Friday, 29 May 2009

Twitter and the FA Cup Final

ITV have been playing around with socially connected TV for a few months now, most notably with the pre-launch event for Primeval, and with @ITVinsider, their well-followed Twitter dialogue with their fans run by @benayers. Most of the interesting conversations have been around their flagship programming like Britain's Got Talent (as you'd expect given its social footprint). So the Twitterfall experiment in tomorrow's FA Cup final looks like opening social TV up to a new audience of footie fans. Nick Burcher has already detailed the potential that this has here, but it got me thinking about what social TV means to TV advertising (ITV's bread and butter revenue stream).

For someone who invests a lot of other people's money in TV advertising, I am not very good at ever seeing it live on TV. Sometimes through choice, but increasingly because I hardly ever watch live TV. Media planners know that there are a lot of other people who view it in this way, which is why genuine appointment to view programming like sports events are so valuable to advertisers and broadcasters, and why football rights in particular are so expensive. Once you know there result of a match, the value in viewing it on Sky+ goes right down. However, most of my viewing of live events is actually not in real-time, it is a few seconds or minutes behind. Close enough that the no-one is going to spoil it by telling me the result, but usually paused here and there during the match. Which then gives me two ad breaks during half time to fast forward and catch up with real-time events. This doesn't get in the way of discussing the action, as everybody in the room is viewing the same events at the same time.

But what I've noticed recently, in the Apprentice generally and the Champions League final in particular, is that viewing even a minute or so behind leaves me out of the wider conversation that is going on on Twitter. Access to a wider set of friends than the one in your living room means that viewing has to be synchronised if conversations are to mean anything. Which for sporting events means that appointments to view have to be live rather than near-live to get full value from them.

There is obviously a long way to go in the development of social TV, but experiments like this start to show how the social currency created by televised sports, reality TV and soaps can be developed into something that not only gives viewers more value for their attention, but also breathes life into the old TV ad model. The old model was based on the concept that content was king. Now content (as Cory Doctorow points out) is just something to talk about, broadcasters are starting to understand the value in the conversation.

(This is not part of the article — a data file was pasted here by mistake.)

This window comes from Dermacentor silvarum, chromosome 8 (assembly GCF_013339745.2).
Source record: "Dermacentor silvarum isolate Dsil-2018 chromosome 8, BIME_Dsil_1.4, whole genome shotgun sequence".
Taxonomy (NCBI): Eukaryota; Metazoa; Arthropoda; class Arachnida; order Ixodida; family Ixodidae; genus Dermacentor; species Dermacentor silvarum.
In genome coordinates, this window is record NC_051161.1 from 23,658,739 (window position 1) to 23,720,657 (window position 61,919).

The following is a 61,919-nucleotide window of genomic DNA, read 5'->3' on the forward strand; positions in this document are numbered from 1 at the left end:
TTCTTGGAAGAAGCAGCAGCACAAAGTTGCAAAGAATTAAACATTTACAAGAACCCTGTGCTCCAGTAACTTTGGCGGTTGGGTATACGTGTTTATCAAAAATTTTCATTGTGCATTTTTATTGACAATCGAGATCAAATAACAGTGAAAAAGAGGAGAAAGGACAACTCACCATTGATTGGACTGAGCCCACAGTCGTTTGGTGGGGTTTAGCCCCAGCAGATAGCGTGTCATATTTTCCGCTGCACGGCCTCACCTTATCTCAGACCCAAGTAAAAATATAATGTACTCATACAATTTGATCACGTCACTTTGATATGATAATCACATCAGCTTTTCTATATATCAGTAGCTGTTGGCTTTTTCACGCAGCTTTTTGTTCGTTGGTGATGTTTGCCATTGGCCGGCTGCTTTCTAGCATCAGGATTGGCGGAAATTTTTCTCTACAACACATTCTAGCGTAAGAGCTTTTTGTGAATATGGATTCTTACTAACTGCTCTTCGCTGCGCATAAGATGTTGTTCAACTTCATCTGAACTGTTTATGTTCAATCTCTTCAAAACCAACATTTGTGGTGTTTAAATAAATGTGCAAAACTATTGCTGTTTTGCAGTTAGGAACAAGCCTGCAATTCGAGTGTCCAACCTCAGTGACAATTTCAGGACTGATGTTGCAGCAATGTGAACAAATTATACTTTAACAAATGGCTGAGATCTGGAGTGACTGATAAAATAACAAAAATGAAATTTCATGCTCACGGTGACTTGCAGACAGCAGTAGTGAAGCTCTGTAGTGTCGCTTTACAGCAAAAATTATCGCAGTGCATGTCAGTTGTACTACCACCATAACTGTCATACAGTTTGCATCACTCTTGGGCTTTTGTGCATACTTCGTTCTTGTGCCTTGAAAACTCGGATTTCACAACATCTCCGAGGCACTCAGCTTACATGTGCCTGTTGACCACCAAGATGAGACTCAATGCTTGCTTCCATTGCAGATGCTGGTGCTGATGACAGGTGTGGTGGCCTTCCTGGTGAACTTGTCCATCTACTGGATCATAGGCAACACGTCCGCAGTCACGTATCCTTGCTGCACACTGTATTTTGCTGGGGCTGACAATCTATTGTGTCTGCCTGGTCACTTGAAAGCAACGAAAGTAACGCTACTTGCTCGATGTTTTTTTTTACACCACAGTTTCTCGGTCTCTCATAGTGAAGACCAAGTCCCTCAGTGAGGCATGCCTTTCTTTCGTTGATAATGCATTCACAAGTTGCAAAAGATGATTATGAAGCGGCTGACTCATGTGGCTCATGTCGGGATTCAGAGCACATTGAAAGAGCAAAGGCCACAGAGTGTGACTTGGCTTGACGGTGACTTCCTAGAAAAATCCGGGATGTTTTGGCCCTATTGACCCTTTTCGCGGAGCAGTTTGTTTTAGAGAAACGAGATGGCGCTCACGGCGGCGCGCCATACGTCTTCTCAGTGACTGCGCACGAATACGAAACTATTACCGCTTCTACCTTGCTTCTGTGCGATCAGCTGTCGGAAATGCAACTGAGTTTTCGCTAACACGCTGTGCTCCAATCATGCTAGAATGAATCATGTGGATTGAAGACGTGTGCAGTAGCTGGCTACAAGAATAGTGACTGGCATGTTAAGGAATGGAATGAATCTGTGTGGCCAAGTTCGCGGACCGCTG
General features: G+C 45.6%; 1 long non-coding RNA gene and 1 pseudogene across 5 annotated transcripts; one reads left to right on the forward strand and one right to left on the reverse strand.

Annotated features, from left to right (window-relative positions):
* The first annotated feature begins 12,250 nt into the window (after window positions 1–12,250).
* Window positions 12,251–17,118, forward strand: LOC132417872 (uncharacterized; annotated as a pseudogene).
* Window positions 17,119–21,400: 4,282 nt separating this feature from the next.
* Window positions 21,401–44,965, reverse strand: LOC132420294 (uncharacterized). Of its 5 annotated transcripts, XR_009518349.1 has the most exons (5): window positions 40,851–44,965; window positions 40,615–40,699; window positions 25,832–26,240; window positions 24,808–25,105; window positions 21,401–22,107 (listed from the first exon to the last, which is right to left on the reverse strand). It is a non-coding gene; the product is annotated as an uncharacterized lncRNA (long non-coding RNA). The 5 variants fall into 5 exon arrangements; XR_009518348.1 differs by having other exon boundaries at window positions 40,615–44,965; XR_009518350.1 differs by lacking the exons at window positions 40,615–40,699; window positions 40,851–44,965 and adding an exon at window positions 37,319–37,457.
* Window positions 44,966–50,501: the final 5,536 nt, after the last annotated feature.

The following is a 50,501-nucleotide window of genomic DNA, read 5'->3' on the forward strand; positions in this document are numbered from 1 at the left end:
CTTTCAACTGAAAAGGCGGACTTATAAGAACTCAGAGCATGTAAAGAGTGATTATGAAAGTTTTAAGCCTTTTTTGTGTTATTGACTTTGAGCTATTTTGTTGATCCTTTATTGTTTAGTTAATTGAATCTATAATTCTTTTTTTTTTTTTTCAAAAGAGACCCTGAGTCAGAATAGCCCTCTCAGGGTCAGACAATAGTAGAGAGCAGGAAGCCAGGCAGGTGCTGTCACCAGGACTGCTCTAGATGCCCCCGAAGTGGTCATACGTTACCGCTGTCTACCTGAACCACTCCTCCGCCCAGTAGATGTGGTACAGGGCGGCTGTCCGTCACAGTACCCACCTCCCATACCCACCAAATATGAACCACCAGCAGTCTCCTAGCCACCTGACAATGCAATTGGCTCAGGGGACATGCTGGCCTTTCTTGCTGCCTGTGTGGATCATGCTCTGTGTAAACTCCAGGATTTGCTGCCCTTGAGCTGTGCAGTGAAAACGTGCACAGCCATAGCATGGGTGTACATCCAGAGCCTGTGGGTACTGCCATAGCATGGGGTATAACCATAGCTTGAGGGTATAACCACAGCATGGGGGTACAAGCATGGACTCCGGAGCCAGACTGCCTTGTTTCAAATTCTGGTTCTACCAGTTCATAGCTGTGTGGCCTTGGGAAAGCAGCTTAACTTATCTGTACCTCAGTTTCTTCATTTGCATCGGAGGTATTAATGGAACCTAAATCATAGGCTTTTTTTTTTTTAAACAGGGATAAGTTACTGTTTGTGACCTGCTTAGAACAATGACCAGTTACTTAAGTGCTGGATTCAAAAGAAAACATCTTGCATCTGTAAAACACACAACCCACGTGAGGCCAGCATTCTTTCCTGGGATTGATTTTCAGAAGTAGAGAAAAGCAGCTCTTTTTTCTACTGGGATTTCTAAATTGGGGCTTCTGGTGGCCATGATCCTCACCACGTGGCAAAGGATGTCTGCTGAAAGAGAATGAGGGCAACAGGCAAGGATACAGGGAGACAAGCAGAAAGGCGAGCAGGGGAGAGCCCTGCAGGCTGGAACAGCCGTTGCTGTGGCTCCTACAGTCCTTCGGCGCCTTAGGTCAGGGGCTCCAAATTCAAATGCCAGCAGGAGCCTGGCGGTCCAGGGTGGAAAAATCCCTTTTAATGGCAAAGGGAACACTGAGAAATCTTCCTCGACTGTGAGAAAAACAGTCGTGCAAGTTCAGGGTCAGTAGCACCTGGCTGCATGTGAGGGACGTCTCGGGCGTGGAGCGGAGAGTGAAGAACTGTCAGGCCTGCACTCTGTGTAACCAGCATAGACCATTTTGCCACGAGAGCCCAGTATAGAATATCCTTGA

(Moot point - will this Twitterfall generate the same level of abuse, swearing and general mischief as previous ones like Skittles or the Telegraph Budget Day? Given that it is designed for English footie fans, you've got to hope that ITV have a level of moderation built in for their own sake. How this affects the real-time nature of the event we will see tomorrow afternoon)

We7 - free music streaming and sharing

I have a have a tendency to request Beta invites for anything that looks like it might be interesting, and then often forget to actually do anything with them. I guess that's what happened with We7, a Spotify competitor that has just emailed me an invite code.

The interface web rather than desktop-based, but the selection of music looks at first glance to be a good start (ie lots of artists I like, but not necessarily all of their albums). What is interesting though are the sharing options; playlists can be set up as apps in your social network, although currently that only works as long as your preferred network is Bebo. The playlist appears in your profile page like this:
And can offers embed codes like the one at the top of the page. As it's a sunny day I've grabbed a few tunes that remind me of summer, but with a bit of a range of style and era to show the range of music already available on We7.

I don't think this is anything radically new, but the idea of embed and share app codes for playlists is pretty sleek. While you can do far more on LastFM, you have to start parting with cash to get any of Last's better features. And obviously, I like having all the music there is available on my desktop.

Thursday, 28 May 2009

Twitter tools visualisation

Twitter tools are growing at similar exponential rate to the service's traffic this year, so it's always useful to have everything in one place. Mashable has been my preferred choice of reference points, but this visual from Brian Solis and Jesse Thomas is a neat framing of the best research tools around at the moment, grouped by what they are for. Great when you can't remember which of the ten you know of is best for a certain objective. And also great to play around with the new ones.

Spotify Mobile app - the first view

This has been coming for a while, but the first view of a Spotify mobile app was unveiled today at Google's I/O developer conference. And the venue should give us a strong clue that this ain't no iPhone kit. Oh no. Given the huge potential conflict with iTunes, that has yet to happen, and this is an Android development.

To be honest, I believe that Spotify has too much potential for Apple to ignore, and it may well be that the iPhone app is in development (actually it is strongly rumoured to be: the question is more about whether Apple will approve it). Given Apple's previous preference for exclusive deals of the O2/AT&T variety, I had a suspicion that Spotify would only be allowed onto the iPhone as an exclusive (and no doubt premium subscription/buy-through-iTunes revenue share deal) handset partner.